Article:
Swiss giant Novartis has this morning dropped the veil on a brand new strategy for its pharmaceuticals division, and said it plans to concentrate its discovery capabilities on disease pathways shared by a broad range of conditions rather than the traditional route of pharmaceutical development.

The unraveling of the human genome has triggered an about-face in drug discovery, with scientists increasingly focusing - for example - on interacting pathways of proteins, which may be at the root of several diseases, rather than on identifying single genes or proteins. And, in a bid to cut attrition rate, Novartis says compounds will only enter full-scale clinical development after undergoing proof-of-concept trials. This, it hopes, will allow the company to pull the plug on weaker elements of its product portfolio earlier on in the process.

Said Mark Fishman, who heads up the Novartis Institutes for BioMedical Research: “We are harnessing the power of the genome to invent a ‘new grammar’ of drug discovery that will translate breakthroughs in biology and chemistry into innovative medicines for patients.”

And the company has also taken the opportunity to highlight some promising candidates, including a novel antibody, dubbed ACZ885, for inflammatory conditions. It is directed towards interleukin-1 beta and, in proof-of-concept trials, relieved rash, joint aches, fevers and migraine headaches within days amongst patients with a condition known as Muckle-Wells syndrome. Also in the cooking pot is LBM642, a dual agonist of PPAR alpha and gamma, which may prove a new weapon against the metabolic syndrome (obesity, diabetes and high cholesterol) and avoid the disadvantages of previous PPAR agonists – namely weight gain and oedema. Furthermore, Novartis is developing a follow-up to its highly successful anticancer drug, Gleevec/Glivec (imatinib) – AMN107 – which has now entered Phase II development to treat patients with chronic myeloid leukaemia who are resistant to its originator drug.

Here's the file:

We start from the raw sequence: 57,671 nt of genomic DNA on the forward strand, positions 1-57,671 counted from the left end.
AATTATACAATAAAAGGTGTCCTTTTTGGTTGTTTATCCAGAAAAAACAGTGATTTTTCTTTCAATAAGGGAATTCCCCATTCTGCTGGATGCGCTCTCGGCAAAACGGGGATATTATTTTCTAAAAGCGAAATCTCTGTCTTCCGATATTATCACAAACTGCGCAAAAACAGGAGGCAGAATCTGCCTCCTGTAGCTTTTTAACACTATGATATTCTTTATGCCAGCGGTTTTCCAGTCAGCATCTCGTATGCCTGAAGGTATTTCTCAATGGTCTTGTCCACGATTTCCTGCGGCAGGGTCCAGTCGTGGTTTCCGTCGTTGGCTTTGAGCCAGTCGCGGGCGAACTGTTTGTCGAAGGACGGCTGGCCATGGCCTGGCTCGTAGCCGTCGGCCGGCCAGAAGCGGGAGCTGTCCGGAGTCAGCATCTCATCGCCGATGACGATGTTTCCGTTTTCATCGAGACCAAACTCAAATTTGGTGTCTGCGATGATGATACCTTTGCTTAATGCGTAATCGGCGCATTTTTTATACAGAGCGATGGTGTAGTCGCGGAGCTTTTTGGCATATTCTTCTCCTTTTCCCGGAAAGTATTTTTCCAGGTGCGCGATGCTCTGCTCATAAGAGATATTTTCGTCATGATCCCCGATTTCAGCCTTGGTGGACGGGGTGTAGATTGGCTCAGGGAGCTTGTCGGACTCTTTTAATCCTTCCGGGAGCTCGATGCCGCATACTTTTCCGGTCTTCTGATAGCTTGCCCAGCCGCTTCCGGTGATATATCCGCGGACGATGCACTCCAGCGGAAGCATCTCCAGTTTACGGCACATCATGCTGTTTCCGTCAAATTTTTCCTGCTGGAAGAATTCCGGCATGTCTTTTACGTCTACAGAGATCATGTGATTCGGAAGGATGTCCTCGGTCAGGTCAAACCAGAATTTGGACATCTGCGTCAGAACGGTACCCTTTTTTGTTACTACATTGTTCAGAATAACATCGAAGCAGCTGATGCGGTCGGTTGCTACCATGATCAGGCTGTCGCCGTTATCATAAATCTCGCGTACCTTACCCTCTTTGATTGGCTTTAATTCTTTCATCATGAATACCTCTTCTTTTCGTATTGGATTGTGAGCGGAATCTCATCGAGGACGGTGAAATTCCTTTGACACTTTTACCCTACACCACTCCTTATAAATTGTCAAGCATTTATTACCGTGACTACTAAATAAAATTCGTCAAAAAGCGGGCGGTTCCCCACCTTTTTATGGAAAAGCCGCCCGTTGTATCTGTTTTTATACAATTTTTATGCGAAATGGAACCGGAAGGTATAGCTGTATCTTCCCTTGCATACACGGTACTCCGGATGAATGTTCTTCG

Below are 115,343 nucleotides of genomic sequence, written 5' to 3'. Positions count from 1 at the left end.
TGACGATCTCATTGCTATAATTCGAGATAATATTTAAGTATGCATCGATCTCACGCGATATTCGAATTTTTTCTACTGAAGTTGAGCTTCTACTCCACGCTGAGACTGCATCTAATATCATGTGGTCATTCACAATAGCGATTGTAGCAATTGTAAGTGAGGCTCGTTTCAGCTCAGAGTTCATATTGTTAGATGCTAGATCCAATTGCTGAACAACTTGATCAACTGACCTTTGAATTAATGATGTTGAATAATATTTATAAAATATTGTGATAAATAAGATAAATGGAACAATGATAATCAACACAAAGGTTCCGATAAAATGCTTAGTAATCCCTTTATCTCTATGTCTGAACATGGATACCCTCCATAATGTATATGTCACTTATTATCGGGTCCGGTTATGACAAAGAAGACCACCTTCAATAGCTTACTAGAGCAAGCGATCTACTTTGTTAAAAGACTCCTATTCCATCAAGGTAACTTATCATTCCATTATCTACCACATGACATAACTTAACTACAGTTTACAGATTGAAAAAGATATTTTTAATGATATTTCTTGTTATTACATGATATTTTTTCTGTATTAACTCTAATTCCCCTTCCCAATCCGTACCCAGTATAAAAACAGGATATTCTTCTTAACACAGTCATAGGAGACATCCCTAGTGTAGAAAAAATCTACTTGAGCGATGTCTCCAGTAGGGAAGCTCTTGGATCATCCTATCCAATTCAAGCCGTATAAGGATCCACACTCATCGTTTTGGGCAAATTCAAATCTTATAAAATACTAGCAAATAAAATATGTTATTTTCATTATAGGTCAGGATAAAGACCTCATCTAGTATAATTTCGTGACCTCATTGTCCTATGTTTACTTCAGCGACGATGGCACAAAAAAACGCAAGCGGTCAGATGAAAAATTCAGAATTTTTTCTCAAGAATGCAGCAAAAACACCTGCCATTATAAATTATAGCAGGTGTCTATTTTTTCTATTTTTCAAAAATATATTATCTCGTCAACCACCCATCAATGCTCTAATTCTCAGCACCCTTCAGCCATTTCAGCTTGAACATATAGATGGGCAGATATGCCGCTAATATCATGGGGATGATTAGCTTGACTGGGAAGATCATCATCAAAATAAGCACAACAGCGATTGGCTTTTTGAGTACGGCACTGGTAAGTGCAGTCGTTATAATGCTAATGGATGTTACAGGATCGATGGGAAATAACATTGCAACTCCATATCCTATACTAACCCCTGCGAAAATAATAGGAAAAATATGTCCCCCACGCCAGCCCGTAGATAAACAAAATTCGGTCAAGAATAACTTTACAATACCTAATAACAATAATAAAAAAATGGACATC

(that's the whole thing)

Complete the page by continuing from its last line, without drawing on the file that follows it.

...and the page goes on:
Overall, NIBR has 63 new molecular entities currently in advanced pre-clinical development, of which 16 are antibodies. Novartis as a whole has 75 projects in clinical development and 55 of them in Phase II, III or registration. “All of our late-stage projects are progressing well in an increasingly challenging industry environment marked by an intensified focus on drug safety,” said Joerg Reinhardt, Head of Development, Novartis Pharma AG. “This year will be one with strong newsflow with Phase III data and regulatory submissions expected for key products. We expect to see dynamic progress in our pipeline.”

Just this morning it has filed Exjade (deferasirox), a once-daily oral iron chelator, for US and EU approval. And other submissions planned for this year include the Phase III compound LDT600 for the treatment of hepatitis B, as well as new indications for Gleevec/Glivec for acute lymphoblastic leukaemia and the breast cancer agent Femara (letrozole) for use in the early adjuvant (post-surgery) setting. Phase III data for LAF237 (vildagliptin) as a monotherapy and in combination with other anti-diabetic agents is expected at the end of 2005.

- Meanwhile, Cephalon has revealed that it no longer faces a challenge from Novartis’ generics unit Sandoz regarding its narcolepsy drug Provigil (modafinil). Sandoz has dropped its pursuit of generic modafinil until patent expiry in 2014 and Cephalon in turn says it will not pursue its lawsuit against Sandoz for patent infringement. Meanwhile, Cephalon has also noted that a recent filing against Gabitril (tiagabine) by SUN Pharmaceuticals does not impact the composition patent and therefore this compound will remain protected until patent expiration in 2011.